3. How can I tailor my messaging to hit home with them (as well as everyone else, but particularly with them?)


>> Click here for an example that we worked on within the program

Have a great week.

Talk soon,
Davina

1 Story, 3 Lessons

1 Story, 3 Lessons

In our most recent working session we helped Brooke prepare a ‘quick’ storyline. Even though on the surface this story appeared straightforward, it turned into an onion.

The more we layered into it, the more we found we needed to think through.

There were enough layers, in fact, to lay the foundations for at least two weeks’ worth of emails so your weekly emails over the next few weeks will focus on our learnings from this session but of course you are welcome to devour them all right now as well!

Here are the three lessons I want to share with you. 

  1. What to do if you have more than one purpose?
  2. How to decide if the story should be a grouping or deductive?
  3. How to slice and dice ideas into a strong hierarchy that resonates with your audience?

You'll find the recording of this working session at the bottom of the page.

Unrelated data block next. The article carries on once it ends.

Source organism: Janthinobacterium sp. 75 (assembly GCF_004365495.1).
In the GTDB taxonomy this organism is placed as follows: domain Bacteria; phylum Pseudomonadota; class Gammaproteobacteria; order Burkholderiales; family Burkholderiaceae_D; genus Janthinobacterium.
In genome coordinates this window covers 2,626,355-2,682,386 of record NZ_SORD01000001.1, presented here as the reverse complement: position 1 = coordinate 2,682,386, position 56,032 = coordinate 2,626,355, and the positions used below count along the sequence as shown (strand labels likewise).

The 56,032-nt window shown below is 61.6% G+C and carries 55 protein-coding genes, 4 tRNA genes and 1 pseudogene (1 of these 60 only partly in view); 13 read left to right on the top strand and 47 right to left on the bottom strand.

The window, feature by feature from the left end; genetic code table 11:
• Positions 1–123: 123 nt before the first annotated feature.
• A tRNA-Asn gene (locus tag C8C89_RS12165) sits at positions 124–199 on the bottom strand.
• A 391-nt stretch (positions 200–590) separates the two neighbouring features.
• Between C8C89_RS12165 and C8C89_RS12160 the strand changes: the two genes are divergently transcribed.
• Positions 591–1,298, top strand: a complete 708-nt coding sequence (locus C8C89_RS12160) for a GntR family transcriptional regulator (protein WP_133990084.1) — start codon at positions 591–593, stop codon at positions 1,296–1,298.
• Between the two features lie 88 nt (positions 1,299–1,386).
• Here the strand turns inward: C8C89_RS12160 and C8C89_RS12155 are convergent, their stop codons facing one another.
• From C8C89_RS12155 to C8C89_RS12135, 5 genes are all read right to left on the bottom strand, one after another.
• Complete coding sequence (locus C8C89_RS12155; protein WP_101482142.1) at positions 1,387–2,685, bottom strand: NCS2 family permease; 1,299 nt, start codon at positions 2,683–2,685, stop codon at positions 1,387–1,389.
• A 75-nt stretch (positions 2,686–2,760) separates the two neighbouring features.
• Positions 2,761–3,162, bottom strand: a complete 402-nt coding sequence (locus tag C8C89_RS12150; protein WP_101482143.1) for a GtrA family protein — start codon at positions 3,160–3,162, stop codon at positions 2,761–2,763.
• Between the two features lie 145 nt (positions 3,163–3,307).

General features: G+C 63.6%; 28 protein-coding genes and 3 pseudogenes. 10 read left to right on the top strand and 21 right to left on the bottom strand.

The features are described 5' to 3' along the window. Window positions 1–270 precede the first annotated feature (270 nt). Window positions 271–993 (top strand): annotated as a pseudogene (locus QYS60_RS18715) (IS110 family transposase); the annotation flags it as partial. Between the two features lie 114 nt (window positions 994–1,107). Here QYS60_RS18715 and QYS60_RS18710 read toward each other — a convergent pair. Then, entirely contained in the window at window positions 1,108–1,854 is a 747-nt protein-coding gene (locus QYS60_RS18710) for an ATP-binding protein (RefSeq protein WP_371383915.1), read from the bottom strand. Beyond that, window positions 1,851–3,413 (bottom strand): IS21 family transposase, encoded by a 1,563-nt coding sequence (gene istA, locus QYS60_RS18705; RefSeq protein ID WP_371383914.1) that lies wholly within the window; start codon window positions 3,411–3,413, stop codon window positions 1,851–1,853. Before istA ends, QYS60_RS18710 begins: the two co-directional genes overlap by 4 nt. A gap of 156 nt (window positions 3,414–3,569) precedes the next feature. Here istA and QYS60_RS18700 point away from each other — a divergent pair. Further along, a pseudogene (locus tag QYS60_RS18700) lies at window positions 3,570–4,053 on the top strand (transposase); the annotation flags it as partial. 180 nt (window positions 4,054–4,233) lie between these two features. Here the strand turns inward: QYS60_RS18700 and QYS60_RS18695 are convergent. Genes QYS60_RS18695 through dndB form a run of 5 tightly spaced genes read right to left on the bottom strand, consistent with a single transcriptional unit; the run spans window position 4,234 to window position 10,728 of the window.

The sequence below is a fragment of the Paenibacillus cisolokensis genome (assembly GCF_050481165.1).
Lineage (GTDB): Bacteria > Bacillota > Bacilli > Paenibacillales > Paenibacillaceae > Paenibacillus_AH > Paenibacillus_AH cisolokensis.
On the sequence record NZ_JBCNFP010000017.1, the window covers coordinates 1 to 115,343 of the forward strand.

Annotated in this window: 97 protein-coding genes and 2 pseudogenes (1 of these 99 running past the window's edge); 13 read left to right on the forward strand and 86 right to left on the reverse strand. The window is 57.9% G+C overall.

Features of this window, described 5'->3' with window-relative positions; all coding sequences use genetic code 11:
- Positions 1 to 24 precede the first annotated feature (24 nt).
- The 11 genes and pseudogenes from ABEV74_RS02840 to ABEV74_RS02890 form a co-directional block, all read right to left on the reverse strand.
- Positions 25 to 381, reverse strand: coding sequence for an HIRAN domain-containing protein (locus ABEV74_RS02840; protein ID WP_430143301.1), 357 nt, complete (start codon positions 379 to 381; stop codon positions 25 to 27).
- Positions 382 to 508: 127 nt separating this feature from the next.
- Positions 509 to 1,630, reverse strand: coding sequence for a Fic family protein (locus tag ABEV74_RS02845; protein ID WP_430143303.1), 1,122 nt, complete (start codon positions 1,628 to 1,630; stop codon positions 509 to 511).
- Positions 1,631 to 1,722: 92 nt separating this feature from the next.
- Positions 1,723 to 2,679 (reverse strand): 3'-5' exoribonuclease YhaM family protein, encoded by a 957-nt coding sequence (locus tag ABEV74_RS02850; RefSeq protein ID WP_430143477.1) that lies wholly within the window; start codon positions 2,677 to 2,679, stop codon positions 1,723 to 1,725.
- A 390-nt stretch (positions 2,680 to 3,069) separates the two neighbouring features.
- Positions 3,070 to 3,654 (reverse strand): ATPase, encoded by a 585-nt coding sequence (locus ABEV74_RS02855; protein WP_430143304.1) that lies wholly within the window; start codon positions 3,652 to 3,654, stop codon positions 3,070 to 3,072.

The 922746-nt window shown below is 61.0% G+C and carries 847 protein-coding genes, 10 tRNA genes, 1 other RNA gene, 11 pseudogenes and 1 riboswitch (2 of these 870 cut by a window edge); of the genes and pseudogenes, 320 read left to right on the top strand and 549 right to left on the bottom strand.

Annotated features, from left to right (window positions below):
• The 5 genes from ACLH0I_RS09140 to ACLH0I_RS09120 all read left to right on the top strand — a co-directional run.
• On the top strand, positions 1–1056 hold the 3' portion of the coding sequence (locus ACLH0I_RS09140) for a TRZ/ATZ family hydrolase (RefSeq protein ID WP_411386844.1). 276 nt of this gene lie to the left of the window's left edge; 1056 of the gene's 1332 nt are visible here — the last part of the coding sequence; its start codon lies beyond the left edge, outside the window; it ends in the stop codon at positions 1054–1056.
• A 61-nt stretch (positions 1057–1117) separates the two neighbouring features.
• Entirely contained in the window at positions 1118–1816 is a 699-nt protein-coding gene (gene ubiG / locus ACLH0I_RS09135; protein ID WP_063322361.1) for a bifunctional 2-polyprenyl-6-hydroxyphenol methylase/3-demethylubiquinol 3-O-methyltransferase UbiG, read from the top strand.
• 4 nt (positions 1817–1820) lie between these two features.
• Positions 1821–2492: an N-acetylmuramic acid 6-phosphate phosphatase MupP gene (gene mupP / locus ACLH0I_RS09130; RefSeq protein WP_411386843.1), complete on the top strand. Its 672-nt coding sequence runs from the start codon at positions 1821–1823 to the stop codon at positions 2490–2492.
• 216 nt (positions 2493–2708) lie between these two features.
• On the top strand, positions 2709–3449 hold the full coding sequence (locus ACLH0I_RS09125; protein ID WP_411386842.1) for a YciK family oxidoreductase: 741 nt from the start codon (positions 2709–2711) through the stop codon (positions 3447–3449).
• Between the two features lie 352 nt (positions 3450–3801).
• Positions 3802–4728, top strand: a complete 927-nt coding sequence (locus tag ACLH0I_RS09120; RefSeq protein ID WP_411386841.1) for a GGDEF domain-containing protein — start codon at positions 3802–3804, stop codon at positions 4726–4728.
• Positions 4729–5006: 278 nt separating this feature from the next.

Lesson 1: What to do if you have more than one purpose?

 

I’ll start at the start and share insights from the early parts of our discussion regarding the notion of ‘quick and easy' as well as the purpose.

Firstly, when you become bogged down with questions preparing your ‘quick and easy' communication, slow down. Don’t keep trying to smash through.

We began this working session optimistic that we would help with two pieces of communication, one for Brian and one for Brooke.

However, as we started probing and attempting to smash our way through Brooke’s story it became evident that this wouldn’t work.

Every time we thought we had something right, another question would arise that made us ask more questions.

We may have kept pushing for too long as we really wanted to make time for Brian's story, but it was an interesting exercise.

The eight or so people in the room could all see that we needed to slow down and stop smashing it out.

If you watch the recording, you will see what I mean.